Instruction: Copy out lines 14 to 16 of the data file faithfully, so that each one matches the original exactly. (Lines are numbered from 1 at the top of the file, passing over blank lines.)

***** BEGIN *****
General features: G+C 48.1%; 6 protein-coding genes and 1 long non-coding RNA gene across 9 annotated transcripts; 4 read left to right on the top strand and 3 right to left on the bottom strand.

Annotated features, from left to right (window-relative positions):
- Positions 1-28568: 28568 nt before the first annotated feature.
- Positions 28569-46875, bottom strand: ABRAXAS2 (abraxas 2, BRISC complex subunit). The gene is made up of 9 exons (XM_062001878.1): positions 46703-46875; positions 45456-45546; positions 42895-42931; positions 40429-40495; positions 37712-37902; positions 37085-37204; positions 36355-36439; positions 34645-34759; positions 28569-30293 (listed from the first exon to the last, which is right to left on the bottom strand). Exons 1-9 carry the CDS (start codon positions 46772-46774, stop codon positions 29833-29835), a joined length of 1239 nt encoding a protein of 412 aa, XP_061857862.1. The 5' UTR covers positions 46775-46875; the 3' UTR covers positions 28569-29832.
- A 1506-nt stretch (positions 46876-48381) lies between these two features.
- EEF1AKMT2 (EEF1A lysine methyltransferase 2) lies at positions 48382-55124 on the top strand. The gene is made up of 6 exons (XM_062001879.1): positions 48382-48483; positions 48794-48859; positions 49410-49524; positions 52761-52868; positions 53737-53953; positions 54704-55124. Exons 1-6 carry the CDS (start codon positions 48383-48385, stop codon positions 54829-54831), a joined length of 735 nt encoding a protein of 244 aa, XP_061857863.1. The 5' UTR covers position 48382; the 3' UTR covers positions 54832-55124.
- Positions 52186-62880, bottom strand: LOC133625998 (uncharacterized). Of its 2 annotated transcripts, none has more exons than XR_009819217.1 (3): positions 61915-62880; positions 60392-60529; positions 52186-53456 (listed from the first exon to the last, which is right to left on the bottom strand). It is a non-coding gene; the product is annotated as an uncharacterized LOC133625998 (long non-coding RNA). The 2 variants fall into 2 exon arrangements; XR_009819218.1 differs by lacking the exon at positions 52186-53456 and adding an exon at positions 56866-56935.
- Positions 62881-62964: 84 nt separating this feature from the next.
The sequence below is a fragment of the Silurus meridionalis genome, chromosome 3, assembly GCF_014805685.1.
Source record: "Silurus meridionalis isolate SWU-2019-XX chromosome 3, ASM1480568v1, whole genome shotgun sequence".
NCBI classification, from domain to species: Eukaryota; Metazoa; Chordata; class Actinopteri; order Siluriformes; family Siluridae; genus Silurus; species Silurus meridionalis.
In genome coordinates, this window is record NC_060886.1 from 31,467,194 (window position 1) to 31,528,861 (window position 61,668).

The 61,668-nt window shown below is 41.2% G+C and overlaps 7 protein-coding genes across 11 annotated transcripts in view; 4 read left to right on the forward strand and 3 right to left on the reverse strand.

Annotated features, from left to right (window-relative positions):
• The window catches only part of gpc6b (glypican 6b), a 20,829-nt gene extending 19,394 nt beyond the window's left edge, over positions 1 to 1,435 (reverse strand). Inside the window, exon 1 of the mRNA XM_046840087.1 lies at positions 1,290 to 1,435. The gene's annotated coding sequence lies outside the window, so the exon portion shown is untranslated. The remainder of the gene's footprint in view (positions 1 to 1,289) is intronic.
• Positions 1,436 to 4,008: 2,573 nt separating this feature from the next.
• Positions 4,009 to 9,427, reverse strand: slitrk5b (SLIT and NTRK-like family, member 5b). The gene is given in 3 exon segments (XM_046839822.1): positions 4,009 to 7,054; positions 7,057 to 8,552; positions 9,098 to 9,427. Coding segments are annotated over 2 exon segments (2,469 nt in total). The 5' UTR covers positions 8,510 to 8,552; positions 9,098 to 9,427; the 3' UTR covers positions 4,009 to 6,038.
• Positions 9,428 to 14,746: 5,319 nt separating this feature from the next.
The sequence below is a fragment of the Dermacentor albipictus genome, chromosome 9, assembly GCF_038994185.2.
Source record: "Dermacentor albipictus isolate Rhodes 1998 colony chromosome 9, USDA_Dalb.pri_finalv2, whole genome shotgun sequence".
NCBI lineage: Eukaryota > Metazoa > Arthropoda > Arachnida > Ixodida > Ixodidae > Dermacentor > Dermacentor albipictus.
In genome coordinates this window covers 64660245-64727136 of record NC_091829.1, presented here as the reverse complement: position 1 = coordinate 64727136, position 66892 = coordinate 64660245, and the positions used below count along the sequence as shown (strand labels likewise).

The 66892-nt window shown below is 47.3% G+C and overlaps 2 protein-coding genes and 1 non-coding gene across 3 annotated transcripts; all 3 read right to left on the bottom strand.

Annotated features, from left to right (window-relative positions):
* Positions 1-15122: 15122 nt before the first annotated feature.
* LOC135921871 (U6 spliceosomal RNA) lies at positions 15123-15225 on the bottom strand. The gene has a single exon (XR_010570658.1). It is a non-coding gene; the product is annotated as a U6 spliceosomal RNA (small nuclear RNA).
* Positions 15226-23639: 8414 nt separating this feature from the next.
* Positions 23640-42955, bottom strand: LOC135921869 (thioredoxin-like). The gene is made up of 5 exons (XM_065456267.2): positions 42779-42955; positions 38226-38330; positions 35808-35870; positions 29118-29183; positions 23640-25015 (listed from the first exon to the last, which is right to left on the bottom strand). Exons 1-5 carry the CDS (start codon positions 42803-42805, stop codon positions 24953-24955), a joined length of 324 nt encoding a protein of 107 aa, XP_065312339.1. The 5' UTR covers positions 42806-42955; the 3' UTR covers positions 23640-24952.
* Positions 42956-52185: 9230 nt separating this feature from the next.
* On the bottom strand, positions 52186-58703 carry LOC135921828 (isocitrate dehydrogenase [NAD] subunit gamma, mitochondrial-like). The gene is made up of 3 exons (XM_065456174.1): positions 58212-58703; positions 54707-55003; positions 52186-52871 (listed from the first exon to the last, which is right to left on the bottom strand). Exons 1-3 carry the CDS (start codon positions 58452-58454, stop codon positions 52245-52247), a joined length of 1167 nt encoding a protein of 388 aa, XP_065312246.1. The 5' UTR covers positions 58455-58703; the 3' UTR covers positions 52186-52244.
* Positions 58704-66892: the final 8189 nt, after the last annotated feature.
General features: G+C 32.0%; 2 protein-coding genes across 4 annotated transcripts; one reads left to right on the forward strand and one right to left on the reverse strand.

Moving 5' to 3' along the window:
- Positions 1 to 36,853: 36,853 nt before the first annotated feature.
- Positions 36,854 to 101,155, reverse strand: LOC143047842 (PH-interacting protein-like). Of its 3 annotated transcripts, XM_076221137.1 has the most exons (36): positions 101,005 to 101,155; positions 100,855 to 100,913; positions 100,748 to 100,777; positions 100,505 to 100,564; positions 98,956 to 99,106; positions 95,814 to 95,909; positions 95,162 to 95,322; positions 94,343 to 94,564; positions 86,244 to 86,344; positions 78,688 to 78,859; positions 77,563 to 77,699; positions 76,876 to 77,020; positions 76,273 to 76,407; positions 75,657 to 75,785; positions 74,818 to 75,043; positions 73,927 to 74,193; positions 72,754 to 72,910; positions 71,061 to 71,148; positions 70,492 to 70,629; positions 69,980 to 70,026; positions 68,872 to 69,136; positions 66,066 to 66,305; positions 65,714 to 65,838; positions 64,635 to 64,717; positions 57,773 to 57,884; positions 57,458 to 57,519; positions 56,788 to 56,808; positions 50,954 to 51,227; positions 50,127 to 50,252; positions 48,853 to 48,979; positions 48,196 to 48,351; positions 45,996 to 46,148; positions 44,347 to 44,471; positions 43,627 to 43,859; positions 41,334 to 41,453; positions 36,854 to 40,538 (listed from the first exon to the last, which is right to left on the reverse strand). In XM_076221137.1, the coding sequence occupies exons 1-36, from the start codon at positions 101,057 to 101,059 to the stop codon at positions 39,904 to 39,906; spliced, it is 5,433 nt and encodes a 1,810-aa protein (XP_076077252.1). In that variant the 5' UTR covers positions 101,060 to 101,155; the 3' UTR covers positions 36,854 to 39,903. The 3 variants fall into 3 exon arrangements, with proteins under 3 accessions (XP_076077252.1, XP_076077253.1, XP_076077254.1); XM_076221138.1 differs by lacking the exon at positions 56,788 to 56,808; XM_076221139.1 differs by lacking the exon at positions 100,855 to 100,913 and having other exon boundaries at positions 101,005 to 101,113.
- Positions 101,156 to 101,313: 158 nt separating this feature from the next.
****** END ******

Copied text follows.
Annotated features, from left to right (window-relative positions):
• The window catches only part of gpc6b (glypican 6b), a 20,829-nt gene extending 19,394 nt beyond the window's left edge, over positions 1 to 1,435 (reverse strand). Inside the window, exon 1 of the mRNA XM_046840087.1 lies at positions 1,290 to 1,435. The gene's annotated coding sequence lies outside the window, so the exon portion shown is untranslated. The remainder of the gene's footprint in view (positions 1 to 1,289) is intronic.
• Positions 1,436 to 4,008: 2,573 nt separating this feature from the next.